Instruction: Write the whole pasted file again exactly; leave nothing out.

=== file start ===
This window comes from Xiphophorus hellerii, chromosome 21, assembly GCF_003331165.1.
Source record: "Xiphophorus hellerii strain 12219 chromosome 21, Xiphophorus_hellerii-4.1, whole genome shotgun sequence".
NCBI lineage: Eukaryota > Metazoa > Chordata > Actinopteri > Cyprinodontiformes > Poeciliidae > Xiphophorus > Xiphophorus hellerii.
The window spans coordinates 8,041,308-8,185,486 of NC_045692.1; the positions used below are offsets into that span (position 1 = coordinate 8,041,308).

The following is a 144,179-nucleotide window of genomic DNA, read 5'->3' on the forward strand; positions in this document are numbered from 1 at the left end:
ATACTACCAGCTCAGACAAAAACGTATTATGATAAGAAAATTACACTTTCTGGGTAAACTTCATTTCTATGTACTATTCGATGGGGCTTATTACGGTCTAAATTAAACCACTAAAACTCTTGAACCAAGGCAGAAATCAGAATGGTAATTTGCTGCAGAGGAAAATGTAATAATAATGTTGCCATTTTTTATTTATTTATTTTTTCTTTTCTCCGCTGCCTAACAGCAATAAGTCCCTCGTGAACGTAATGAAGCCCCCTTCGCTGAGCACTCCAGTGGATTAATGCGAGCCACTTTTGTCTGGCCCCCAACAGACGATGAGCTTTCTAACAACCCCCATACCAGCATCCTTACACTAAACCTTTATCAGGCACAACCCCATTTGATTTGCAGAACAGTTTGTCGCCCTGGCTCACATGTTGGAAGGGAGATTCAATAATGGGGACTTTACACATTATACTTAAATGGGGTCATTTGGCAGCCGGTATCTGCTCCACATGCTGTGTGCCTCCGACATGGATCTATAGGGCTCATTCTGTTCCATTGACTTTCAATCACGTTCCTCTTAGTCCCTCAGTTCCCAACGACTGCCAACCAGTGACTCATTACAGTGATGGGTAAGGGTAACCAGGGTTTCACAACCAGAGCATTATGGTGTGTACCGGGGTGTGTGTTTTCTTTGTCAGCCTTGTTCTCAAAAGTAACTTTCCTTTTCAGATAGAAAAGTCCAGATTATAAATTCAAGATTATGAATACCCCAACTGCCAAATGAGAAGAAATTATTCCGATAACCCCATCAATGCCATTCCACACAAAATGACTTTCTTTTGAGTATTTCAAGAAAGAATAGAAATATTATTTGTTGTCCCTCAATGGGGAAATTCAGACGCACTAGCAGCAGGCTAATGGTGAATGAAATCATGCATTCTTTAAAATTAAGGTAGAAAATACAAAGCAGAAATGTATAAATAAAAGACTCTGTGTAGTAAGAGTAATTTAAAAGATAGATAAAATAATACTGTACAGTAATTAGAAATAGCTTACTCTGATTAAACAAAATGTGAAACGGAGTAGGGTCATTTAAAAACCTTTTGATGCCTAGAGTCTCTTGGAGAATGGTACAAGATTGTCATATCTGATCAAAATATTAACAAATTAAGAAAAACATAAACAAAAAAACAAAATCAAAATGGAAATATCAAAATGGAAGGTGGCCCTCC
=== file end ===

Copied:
This window comes from Xiphophorus hellerii, chromosome 21, assembly GCF_003331165.1.
Source record: "Xiphophorus hellerii strain 12219 chromosome 21, Xiphophorus_hellerii-4.1, whole genome shotgun sequence".
NCBI lineage: Eukaryota > Metazoa > Chordata > Actinopteri > Cyprinodontiformes > Poeciliidae > Xiphophorus > Xiphophorus hellerii.
The window spans coordinates 8,041,308-8,185,486 of NC_045692.1; the positions used below are offsets into that span (position 1 = coordinate 8,041,308).

The following is a 144,179-nucleotide window of genomic DNA, read 5'->3' on the forward strand; positions in this document are numbered from 1 at the left end:
ATACTACCAGCTCAGACAAAAACGTATTATGATAAGAAAATTACACTTTCTGGGTAAACTTCATTTCTATGTACTATTCGATGGGGCTTATTACGGTCTAAATTAAACCACTAAAACTCTTGAACCAAGGCAGAAATCAGAATGGTAATTTGCTGCAGAGGAAAATGTAATAATAATGTTGCCATTTTTTATTTATTTATTTTTTCTTTTCTCCGCTGCCTAACAGCAATAAGTCCCTCGTGAACGTAATGAAGCCCCCTTCGCTGAGCACTCCAGTGGATTAATGCGAGCCACTTTTGTCTGGCCCCCAACAGACGATGAGCTTTCTAACAACCCCCATACCAGCATCCTTACACTAAACCTTTATCAGGCACAACCCCATTTGATTTGCAGAACAGTTTGTCGCCCTGGCTCACATGTTGGAAGGGAGATTCAATAATGGGGACTTTACACATTATACTTAAATGGGGTCATTTGGCAGCCGGTATCTGCTCCACATGCTGTGTGCCTCCGACATGGATCTATAGGGCTCATTCTGTTCCATTGACTTTCAATCACGTTCCTCTTAGTCCCTCAGTTCCCAACGACTGCCAACCAGTGACTCATTACAGTGATGGGTAAGGGTAACCAGGGTTTCACAACCAGAGCATTATGGTGTGTACCGGGGTGTGTGTTTTCTTTGTCAGCCTTGTTCTCAAAAGTAACTTTCCTTTTCAGATAGAAAAGTCCAGATTATAAATTCAAGATTATGAATACCCCAACTGCCAAATGAGAAGAAATTATTCCGATAACCCCATCAATGCCATTCCACACAAAATGACTTTCTTTTGAGTATTTCAAGAAAGAATAGAAATATTATTTGTTGTCCCTCAATGGGGAAATTCAGACGCACTAGCAGCAGGCTAATGGTGAATGAAATCATGCATTCTTTAAAATTAAGGTAGAAAATACAAAGCAGAAATGTATAAATAAAAGACTCTGTGTAGTAAGAGTAATTTAAAAGATAGATAAAATAATACTGTACAGTAATTAGAAATAGCTTACTCTGATTAAACAAAATGTGAAACGGAGTAGGGTCATTTAAAAACCTTTTGATGCCTAGAGTCTCTTGGAGAATGGTACAAGATTGTCATATCTGATCAAAATATTAACAAATTAAGAAAAACATAAACAAAAAAACAAAATCAAAATGGAAATATCAAAATGGAAGGTGGCCCTCC